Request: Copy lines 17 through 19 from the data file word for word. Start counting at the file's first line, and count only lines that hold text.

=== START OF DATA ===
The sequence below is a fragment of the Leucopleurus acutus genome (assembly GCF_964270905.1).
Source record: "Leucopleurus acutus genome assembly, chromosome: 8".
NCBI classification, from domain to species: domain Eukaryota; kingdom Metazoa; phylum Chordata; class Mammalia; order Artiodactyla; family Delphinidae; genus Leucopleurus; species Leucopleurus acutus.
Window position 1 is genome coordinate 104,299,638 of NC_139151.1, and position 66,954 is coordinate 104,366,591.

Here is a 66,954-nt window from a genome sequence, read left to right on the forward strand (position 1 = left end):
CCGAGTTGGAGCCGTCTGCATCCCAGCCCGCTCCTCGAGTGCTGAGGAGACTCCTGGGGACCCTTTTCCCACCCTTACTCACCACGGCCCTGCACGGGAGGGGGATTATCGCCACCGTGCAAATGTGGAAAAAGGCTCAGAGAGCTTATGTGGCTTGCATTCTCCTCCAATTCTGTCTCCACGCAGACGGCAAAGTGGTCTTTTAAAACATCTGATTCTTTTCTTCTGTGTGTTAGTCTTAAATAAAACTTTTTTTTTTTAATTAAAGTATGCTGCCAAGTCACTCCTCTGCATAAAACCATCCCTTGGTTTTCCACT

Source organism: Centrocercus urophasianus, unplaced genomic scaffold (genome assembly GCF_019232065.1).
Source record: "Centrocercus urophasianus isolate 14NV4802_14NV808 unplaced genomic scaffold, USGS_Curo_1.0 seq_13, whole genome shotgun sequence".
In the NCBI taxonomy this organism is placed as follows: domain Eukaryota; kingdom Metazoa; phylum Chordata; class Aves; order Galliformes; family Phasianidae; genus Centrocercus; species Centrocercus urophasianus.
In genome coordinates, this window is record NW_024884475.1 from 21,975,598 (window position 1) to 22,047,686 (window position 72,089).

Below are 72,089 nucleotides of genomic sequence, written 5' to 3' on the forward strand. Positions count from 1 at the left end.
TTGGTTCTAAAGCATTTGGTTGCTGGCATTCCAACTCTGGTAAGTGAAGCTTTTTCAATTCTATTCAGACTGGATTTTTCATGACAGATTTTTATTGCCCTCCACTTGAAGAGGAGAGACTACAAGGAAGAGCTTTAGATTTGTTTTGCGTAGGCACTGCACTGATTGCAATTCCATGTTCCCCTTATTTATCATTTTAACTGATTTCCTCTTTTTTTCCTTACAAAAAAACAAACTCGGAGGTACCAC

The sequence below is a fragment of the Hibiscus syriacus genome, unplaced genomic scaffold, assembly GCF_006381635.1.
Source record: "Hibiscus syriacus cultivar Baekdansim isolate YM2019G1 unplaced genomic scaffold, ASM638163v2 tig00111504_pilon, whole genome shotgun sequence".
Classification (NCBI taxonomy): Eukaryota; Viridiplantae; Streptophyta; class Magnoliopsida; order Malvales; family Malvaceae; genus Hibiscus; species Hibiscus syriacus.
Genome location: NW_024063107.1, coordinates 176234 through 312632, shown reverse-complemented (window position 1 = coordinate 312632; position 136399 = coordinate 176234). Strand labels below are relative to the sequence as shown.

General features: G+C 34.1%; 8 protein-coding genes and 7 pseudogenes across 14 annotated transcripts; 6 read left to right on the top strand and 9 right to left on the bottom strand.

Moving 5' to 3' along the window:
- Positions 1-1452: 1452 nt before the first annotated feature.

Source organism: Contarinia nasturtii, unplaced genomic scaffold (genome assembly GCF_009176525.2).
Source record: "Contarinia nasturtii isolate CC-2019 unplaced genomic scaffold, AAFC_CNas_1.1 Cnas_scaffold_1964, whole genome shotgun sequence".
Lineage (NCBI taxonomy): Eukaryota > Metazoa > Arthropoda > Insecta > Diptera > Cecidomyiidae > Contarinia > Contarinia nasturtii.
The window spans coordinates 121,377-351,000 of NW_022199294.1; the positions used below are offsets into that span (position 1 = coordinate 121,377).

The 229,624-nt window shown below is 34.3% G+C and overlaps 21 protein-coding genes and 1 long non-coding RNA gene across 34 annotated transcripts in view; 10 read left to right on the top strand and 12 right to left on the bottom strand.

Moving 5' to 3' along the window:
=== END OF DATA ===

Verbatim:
General features: G+C 34.1%; 8 protein-coding genes and 7 pseudogenes across 14 annotated transcripts; 6 read left to right on the top strand and 9 right to left on the bottom strand.

Moving 5' to 3' along the window:
- Positions 1-1452: 1452 nt before the first annotated feature.